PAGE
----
Category Archives: DirectWrite

MFC Support for DirectWrite – Part 11: About Trimming Again

In a previous article, I showed how to trim a text which overflows the layout box. In the example presented there, the ellipsis is added at the end of truncated text. But if, let’s say, we have to show a long path and file name, it is not meaningful if the file name is not displayed. No problem, this can be easily resolved if have a look at DWRITE_TRIMMING structure which passed to IDWriteTextFormat::SetTrimming. The second parameter is a character code used as delimiter and the third one is the delimiter count. The text is preserved from the end until is found the delimiter which coresponds to delimiter count. For example, if the delimiter is backslash and the delimiter count is 2, a text like “e:\Articles\MFC Support for DirectWrite\DirectWrite Trimming Demo\D2DStaticCtrl.cpp” may be displayed as follows “e:\Articles…\DirectWrite Trimming Demo\D2DStaticCtrl.cpp”.

An example of trimming by using a delimiter

Demo project

Download: DirectWrite Trimming Demo.zip (226)
The demo project is a simple MFC application which demonstrate how to trim text rendered with DirectWrite. You can choose the granularity, the delimiter and the delimiter count and see what is displayed.

DirectWrite Trimming Demo

DirectWrite Trimming Demo

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MFC Support for DirectWrite – Part 10: Outlined Text

In a previous article, I showed the basics of custom text rendering with DirectWrite (see MFC Support for DirectWrite – Part 7: A Step to Custom Rendering). So far so good but it just mimics the default text rendering. Let’s now modify the overridden IDWriteTextRenderer::DrawGlyphRun in order to draw outlined text.

Overridden IDWriteTextRenderer::DrawGlyphRun implementation

A method for drawing outlined text

Basically, the steps where the following:

  1. if pClientDrawingContext parameter is null then perform the default drawing;
  2. otherwhise, call _DrawOutlinedGlyphRun pasing an object that contains the brushes for text outline and fill (COutlinedTextEffect);
  3. create a path geometry (CD2DPathGeometry);
  4. instantiate a geometry sink that is used to populate the path geometry (CD2DGeometrySink);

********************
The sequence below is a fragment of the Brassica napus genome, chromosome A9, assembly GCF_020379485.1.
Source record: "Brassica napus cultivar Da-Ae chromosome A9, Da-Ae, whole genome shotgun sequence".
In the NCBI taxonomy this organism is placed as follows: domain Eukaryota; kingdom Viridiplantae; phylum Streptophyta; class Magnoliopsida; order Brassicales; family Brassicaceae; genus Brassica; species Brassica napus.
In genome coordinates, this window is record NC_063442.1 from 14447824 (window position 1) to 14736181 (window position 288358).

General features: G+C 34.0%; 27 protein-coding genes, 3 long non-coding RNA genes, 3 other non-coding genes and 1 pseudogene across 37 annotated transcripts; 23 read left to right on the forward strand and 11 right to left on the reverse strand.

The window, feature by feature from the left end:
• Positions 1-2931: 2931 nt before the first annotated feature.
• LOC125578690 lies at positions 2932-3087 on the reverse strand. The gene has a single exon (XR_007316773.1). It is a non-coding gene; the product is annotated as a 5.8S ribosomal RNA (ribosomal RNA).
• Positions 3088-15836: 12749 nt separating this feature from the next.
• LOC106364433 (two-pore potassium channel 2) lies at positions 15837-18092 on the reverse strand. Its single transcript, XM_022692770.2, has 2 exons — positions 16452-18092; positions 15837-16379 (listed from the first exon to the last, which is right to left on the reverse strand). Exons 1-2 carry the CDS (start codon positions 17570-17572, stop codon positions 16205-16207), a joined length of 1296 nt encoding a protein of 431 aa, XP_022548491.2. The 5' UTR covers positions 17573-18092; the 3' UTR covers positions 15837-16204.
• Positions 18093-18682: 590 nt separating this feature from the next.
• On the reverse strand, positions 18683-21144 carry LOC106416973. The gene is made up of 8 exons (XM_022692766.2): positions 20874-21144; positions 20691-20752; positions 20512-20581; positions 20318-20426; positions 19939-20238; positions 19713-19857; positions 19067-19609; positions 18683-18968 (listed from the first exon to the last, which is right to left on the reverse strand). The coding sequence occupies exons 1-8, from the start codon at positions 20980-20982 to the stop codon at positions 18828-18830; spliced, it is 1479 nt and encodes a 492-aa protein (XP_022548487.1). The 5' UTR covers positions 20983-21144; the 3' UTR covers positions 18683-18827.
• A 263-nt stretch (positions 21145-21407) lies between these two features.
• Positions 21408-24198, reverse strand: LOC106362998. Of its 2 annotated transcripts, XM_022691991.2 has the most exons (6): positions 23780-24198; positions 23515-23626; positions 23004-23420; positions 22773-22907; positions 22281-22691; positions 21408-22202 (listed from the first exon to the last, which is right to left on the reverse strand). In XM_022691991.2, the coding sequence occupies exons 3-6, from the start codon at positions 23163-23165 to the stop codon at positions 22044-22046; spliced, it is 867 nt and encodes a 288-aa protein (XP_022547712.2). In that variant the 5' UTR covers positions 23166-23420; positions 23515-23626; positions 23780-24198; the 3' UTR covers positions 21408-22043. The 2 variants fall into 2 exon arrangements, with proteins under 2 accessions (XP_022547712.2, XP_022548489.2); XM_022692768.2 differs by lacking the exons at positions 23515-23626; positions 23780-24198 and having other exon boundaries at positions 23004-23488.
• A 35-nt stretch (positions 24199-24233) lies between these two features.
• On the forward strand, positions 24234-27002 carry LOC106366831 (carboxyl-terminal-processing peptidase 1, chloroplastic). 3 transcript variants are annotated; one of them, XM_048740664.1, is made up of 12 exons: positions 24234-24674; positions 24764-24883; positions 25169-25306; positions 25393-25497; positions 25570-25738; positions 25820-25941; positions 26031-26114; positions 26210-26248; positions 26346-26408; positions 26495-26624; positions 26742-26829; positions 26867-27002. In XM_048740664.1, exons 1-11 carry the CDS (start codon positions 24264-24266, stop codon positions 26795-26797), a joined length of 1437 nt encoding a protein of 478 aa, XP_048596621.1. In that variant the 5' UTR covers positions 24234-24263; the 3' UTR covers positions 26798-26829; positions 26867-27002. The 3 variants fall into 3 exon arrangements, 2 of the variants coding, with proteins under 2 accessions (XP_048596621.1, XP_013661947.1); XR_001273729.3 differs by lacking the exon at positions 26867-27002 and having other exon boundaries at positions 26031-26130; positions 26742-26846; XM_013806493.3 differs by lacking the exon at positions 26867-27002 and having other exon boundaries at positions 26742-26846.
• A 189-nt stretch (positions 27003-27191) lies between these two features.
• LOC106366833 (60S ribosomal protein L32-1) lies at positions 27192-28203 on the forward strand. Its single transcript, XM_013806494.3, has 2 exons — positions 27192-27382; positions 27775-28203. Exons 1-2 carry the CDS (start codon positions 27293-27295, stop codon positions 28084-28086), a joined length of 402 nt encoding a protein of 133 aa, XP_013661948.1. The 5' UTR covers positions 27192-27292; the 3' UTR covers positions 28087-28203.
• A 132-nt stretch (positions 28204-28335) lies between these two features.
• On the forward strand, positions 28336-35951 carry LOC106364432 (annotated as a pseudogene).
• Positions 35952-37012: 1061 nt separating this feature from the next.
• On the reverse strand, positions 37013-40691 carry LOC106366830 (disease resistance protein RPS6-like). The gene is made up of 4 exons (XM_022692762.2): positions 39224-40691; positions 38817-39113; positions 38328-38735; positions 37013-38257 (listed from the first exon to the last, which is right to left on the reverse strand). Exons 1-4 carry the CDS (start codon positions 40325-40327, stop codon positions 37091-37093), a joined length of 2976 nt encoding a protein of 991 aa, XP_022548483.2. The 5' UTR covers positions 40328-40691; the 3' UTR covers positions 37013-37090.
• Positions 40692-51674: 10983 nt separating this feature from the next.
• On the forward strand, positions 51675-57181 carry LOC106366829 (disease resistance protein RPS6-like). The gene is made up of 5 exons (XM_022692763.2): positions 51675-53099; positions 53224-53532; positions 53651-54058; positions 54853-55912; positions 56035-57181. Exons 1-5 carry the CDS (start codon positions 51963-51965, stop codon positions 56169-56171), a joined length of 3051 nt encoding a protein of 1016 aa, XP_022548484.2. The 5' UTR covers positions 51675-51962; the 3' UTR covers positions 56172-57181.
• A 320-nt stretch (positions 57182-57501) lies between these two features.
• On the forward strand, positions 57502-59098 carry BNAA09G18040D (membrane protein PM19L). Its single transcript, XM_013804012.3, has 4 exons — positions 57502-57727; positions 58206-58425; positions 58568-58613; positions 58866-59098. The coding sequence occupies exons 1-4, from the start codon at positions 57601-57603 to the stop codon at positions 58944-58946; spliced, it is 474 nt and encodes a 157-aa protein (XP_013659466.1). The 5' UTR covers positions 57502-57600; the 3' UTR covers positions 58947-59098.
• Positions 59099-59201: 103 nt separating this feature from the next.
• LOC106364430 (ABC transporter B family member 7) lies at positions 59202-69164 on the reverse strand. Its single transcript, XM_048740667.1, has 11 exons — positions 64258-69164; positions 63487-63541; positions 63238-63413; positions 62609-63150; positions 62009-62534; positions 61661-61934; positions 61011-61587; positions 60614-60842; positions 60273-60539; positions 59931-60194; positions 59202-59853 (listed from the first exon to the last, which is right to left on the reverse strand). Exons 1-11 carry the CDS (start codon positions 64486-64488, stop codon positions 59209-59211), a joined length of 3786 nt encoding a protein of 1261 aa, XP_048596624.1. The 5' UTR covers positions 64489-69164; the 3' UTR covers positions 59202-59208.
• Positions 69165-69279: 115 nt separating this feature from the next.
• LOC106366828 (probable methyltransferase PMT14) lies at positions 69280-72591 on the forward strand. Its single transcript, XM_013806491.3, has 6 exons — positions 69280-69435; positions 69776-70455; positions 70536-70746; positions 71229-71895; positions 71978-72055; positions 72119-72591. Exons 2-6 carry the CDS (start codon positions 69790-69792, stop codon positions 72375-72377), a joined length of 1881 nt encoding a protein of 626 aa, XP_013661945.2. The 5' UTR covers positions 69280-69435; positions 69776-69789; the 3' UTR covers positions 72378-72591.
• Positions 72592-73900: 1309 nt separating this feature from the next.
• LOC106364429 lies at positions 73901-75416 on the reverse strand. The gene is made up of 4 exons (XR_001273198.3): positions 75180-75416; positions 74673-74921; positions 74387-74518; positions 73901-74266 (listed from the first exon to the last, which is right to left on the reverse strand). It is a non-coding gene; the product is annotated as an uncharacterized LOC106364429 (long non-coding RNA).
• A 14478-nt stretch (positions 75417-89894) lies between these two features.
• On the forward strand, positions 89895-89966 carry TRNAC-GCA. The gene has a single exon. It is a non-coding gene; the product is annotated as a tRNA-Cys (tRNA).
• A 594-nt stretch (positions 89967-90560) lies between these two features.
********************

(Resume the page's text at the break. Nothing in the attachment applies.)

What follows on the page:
5. get IDWriteFontFace interface from DWRITE_GLYPH_RUN structure;
  6. call IDWriteFontFace::GetGlyphRunOutline, passing a bunch of parameters, most of them contained in DWRITE_GLYPH_RUN structure plus our geometry sink;
  7. close the geometry sink;
  8. translate the render target according to the glyph run baseline origin (baselineOriginX and baselineOriginY parameters of DrawGlyphRun);
  9. finally, call CRenderTarget::DrawGeometry and CRenderTarget::FillGeometry and…
  10. …do not forget to restore the initial render target transform.

You can find more details in the demo application attached here. Also you can have a look in the related articles mentioned at the bottom of this page.

Demo project

The demo project draws outlined text in order to make it readable over any background image.
DownloadOutlined Text Demo.zip (365)

Outlined Text demo project

Outlined Text demo project

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MFC Support for DirectWrite – Part 9: Hit-Test

DirectWrite has hit-testing support that can be useful for showing a caret, making a selection, doing some action if the user chicks in a given text range, and so on. The hit-test methods of IDWriteTextLayout interface are HitTestPoint, HitTestTextPosition and HitTestTextRange. Let me show a simple example for each one.

Hit-testing a point

This example calls IDWriteTextLayout::HitTestPoint in the WM_LBUTTONDOWN message handler and keeps in mind the text position in which the user has clicked.

Hit-testing a text position

Further, use the previousy kept in mind text position and call IDWriteTextLayout::HitTestTextPosition when need to draw the caret.

Hit-testing a text range

And finally, here is an example of using IDWriteTextLayout::HitTestTextRange

It can be used, for example, to set the hand cursor when the mouse is moved over the given text range:

or can show some internet page when te user clicks on a “hyperlink”.

More details can be found in the demo examples attached to this article.

Demo projects